SAFE & SOUND PROTOCOL (SSP)
This protocol was developed by Dr. Stephen Porges, based on his Polvagal Theory, SSP is a 5 day sound based (auditory) intervention calming the physiological and emotional states. This is derived from 4 decades of research on the relationship between the autonomic nervous system and socio-emotional processes. SSP was designed to reduce stress and auditory sensitivity, enhancing social engagement and resilience.
Our emotional and physiological states are important to how we approach various circumstances. When we have a better regulation, therapeutic outcomes are improved. The regulation or calmness brings balance to our psysiological and emotional systems allowing the client to feel safe. This intervention is know as passive, meaning that the client can benefit from just listening as long as the client feels calm and safe, focusing on the music. SSP brings the client from a state of hyperarousal (fight or flight, defensiveness, cautious or nervousness) to a feeling of safety or calmness. SSP is designed to stimulate nervous system regulation by exercising and systematically challenging the auditory system with specifically processed or filtered music. When the client’s hyperarousal state (flight or flight) is decreased, their social engagement system can work properly. In essence, SSP aims to calm the child’s nervous system so that the client can be more socially engaged.
Studies suggest that attention, state regulation and ability to engage socially are improved. Following the SSP Protocol, ideally children will be better able to focus in school, therapy, and daily life as they experience a calmed emotional and physiological state. The research of various clinical trials, shows that many neurodevelopmental and mental health conditions share common behavioral features such as: compromised social engagement system, over aroused autonomic nervous system, and auditory hypersensitivity or difficulty filtering out background sounds or noises in order to tune into the human voice.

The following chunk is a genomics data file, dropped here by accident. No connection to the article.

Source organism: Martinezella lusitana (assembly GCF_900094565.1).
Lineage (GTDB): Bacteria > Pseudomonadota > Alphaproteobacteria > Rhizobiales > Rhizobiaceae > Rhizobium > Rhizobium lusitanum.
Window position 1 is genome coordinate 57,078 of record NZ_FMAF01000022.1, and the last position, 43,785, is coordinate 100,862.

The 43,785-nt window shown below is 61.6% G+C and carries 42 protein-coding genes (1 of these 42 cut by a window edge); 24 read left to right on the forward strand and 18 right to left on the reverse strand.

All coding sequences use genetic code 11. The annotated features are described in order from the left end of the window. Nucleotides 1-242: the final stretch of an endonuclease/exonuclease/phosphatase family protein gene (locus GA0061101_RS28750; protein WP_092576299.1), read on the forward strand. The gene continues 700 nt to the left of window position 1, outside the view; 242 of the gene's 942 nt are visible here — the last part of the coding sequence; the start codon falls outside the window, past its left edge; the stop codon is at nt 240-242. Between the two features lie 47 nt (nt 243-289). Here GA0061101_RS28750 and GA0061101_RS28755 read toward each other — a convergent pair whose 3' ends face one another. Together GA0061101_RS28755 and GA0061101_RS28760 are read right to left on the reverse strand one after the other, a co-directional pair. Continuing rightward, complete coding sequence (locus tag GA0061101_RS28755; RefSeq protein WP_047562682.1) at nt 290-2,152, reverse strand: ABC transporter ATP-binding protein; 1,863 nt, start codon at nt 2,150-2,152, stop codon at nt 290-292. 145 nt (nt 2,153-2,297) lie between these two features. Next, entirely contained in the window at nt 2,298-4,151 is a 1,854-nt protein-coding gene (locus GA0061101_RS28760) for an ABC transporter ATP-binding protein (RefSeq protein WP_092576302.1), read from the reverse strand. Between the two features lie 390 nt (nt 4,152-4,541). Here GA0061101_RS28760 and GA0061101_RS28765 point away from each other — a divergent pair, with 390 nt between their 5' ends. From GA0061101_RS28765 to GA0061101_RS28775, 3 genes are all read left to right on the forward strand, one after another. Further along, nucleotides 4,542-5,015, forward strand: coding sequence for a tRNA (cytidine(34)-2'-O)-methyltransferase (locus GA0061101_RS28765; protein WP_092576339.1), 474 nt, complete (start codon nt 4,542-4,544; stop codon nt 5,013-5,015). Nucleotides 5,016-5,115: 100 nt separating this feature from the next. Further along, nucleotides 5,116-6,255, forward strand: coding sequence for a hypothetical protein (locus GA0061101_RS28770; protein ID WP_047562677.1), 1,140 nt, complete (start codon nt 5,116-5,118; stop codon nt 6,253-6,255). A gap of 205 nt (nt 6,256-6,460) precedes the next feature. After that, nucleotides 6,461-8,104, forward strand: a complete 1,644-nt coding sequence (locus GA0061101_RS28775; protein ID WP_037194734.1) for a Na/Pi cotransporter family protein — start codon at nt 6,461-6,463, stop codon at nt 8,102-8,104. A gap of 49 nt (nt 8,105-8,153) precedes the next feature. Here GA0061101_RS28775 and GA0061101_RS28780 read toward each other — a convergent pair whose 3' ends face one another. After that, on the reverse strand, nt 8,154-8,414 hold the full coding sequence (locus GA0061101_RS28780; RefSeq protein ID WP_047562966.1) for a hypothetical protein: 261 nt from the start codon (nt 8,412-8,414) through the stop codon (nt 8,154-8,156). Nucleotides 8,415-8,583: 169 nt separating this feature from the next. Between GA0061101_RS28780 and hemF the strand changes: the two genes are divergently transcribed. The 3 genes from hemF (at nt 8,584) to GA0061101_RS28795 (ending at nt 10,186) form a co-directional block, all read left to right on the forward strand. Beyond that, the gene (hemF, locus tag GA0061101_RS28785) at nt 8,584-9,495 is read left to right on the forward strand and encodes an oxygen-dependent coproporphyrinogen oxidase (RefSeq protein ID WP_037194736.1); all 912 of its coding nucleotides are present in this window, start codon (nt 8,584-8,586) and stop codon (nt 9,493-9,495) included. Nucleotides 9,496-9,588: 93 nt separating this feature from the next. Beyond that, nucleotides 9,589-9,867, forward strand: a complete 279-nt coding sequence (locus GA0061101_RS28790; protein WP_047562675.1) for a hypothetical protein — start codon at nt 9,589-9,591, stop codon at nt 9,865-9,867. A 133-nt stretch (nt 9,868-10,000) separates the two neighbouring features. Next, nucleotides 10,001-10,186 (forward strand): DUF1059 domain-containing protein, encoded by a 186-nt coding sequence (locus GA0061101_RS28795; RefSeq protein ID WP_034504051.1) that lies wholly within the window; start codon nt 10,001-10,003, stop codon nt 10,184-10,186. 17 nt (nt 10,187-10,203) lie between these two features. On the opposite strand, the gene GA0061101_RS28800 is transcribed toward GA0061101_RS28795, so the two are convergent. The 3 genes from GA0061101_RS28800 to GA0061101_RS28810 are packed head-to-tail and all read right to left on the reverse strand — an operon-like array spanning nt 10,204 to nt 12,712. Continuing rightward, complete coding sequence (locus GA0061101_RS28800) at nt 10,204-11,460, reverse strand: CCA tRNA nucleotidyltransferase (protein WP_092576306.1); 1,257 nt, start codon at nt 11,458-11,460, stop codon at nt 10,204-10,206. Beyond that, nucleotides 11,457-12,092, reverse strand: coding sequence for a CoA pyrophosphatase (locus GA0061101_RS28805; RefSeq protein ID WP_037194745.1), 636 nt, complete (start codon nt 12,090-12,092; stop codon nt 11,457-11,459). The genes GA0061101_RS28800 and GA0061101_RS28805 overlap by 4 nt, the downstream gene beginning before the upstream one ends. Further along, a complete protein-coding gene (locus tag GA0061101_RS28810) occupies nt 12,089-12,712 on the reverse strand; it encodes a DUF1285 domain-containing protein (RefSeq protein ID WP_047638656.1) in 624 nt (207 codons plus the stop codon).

The state of calmness or self regulation allows clients to have a better ability to listen, stay focused and engage with others socially. These clients are able to take in and process what is needed to keep up with social situations. The polyvagal theory shares it’s perception of difficulties that our children have with social interactions and processing speech. It states that when the child’s emotional state is stressed, the nervous system is working over time to regulate or settle down. This then effects the client’s ability to notice or learn details that accompany social interactions such as reading emotions or processing language.
- Based on Dr. Porges’s Polyvagal Theory
- Music is processed or filtered specifically to re-tune the nervous system
- Non-invasive, only 60 minutes for 5 consecutive days
- Enhances or accelerates other therapies
- 3 main areas of focus:
- Social Communication: Social Engagement System – For example, better facial expressions or eye contact, understanding of speech, reciprocal interactions
- Physiological State: Autonomic Nervous system – minimizes emotional or mental stress, improving the ability to regulate behaviors
- Sound Sensitivity, and auditory processing – improvements on the SCAN-3 (measure of auditory processing) and one’s ability to decipher human speech from background sounds and hearing in both ears.
- Has two components
- Structuring a safe context in which it’s given – which is managed by the practitioner or provider – For the intervention to be effective it is necessary for the client’s nervous system to be in a state of safety
- Delivering acoustic features that serve as a neural exercise – which is provided by our clinician.
SSP can be administered by a professional who has participated in the training. Our office has one person who is qualified to do this. Please note: This protocol is not meant to replace other forms of therapy, it is designed to be used in adjunct to other therapies.
The cost is $625 dollars. This would include both a parent intake session ($125) and 5 – 60 minute SSP sessions ($100/per session).
Interested clients would need to contact our office for an intake session. During this SSP intake session, the parents will go over what SSP looks like, how to prepare for SSP, complete rating scales, etc. After the intake session, the parent and child (or the adult client) will need to commit to coming into the office for 60 minutes each day, for 5 consecutive days.
The 5 SSP sessions will be held Monday-Friday, at the same time each day. While the specific protocol does not require same time each day, our office prefers this for scheduling purposes. During the 5 sessions, this intervention involves listening to filtered music that has been processed specifically to exercise the stapedius muscle in the inner ear. This muscle plays a role in how we process speech, facial expressions and other social cues. By exercising and strengthening this muscle, SSP helps clients regulate their response to stress, emotions or auditory information.